From wondering ‘what if’ to knowing when to say no — here’s what Matthew McConaughey has taught us about being an entrepreneur

From wondering ‘what if’ to knowing when to say no — here’s what Matthew McConaughey has taught us about being an entrepreneur
Image: Gary Miller/Getty Images.
This article is sponsored by Wild Turkey Longbranch to investigate the possibilities of asking, ‘What if?’

You likely know Matthew McConaughey from his films, including Interstellar, Dallas Buyers Club and How To Lose A Guy In 10 Days. But you might not realise the Academy Award-winning actor is also a highly successful entrepreneur.

The 51-year-old star is also the creative director at Wild Turkey and has a growing successful business portfolio. McConaughey knows what he’s doing, and there’s a lot to be learned from his entrepreneurial pursuits.

Here are the six things every entrepreneur can learn from McConaughey’s successful career in both business and acting.

Start with why

McConaughey recently joined the faculty at Moody College of Communication at the University of Texas, Austin, and in a video series about advertising, marketing and public relations, the actor shared that a great pitch answers the fundamental question of ‘why is your product needed?’

“What problem are you fixing? How are you making someone’s life better? Is your product more convenient, more sustainable, more enjoyable? Help me understand why I need it as a consumer,” he says in the video.

You need to deliver a clear and concise answer for why your product is useful to help investors and customers understand what need you’re fulfilling. 

Know when to say no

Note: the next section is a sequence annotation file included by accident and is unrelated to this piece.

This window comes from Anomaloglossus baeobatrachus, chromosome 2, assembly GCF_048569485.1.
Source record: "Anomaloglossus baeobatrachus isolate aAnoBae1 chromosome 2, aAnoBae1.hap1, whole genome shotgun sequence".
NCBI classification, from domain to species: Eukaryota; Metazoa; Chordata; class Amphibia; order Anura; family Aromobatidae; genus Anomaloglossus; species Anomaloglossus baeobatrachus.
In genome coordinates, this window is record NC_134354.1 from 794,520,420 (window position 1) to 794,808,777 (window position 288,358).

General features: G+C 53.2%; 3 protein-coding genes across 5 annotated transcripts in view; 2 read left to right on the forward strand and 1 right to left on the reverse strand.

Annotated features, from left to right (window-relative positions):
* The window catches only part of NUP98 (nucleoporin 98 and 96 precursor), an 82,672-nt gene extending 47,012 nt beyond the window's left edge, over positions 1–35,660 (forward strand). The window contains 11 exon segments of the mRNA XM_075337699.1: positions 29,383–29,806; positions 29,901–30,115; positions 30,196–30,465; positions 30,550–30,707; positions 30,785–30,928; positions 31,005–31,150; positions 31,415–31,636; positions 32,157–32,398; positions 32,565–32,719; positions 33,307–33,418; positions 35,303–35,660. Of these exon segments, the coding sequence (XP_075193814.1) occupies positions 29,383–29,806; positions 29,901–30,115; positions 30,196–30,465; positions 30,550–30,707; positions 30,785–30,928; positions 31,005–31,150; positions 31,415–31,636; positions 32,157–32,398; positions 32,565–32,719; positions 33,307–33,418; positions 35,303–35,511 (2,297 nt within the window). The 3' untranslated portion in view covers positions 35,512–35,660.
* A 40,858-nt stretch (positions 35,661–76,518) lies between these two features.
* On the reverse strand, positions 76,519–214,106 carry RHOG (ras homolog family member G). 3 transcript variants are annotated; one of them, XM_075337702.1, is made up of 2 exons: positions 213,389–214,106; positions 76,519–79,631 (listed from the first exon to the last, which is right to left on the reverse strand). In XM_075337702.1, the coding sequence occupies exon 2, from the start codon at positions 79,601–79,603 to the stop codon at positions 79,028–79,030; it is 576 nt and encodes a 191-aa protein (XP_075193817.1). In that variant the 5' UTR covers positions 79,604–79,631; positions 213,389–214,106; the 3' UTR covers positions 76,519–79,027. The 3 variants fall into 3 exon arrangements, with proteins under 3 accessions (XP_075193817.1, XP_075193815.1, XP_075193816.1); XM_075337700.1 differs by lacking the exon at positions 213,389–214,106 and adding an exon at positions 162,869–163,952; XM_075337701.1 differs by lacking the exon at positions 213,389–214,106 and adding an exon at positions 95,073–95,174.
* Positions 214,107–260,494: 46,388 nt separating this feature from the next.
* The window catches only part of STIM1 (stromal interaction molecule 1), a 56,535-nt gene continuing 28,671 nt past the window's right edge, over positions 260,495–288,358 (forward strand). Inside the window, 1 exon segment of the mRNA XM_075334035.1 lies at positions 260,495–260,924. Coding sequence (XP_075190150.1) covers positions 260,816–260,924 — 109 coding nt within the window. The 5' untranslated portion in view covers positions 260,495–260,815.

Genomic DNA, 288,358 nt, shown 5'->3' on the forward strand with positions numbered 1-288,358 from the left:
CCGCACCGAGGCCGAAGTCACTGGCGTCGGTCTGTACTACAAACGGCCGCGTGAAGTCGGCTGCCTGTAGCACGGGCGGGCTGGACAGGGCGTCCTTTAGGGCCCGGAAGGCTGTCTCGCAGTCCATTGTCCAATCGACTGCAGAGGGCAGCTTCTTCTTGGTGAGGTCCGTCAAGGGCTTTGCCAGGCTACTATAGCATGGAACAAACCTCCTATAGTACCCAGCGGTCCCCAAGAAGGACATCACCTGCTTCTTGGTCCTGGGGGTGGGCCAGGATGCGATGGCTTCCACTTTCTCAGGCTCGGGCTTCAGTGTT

When Matthew first became a successful actor, he worked in numerous high-paying romantic comedy roles. As a result, he became known as the rom-com guy. And while the star knew he could continue being very successful if he kept taking those roles, he decided to do the unexpected and walk away from them. 

McConaughey knew that if he wanted to become a dramatic actor, he’d have to reassess his brand and start turning down offers.

“Right after I had done like… four romantic comedies and had been very successful at them, I wanted to change my career and do more dramatic work. But I wasn’t getting offered those jobs. So, because I couldn’t do what I wanted to do, I just stopped doing what I was doing,” he told Entrepreneur in 2020.

The actor began turning down huge paycheques, including one for $14.5 million, to pursue his dream of becoming a dramatic actor.

“One side of me is like… You’re getting great offers to do work that you like to do in these rom-coms,” he said. “Just do them. Be happy about them. But the other side is like, ‘No, no. I want to hold out and find some work that challenges the vitality of my life and who I am in it. And if I can’t do that, then I’m not going to do any work.”

After not landing a role for 20 months, he persevered and successfully “unbranded” himself as the rom-com guy and found roles in Mud, Magic Mike, True Detective and Dallas Buyers Club, which won him an Oscar.

Go all in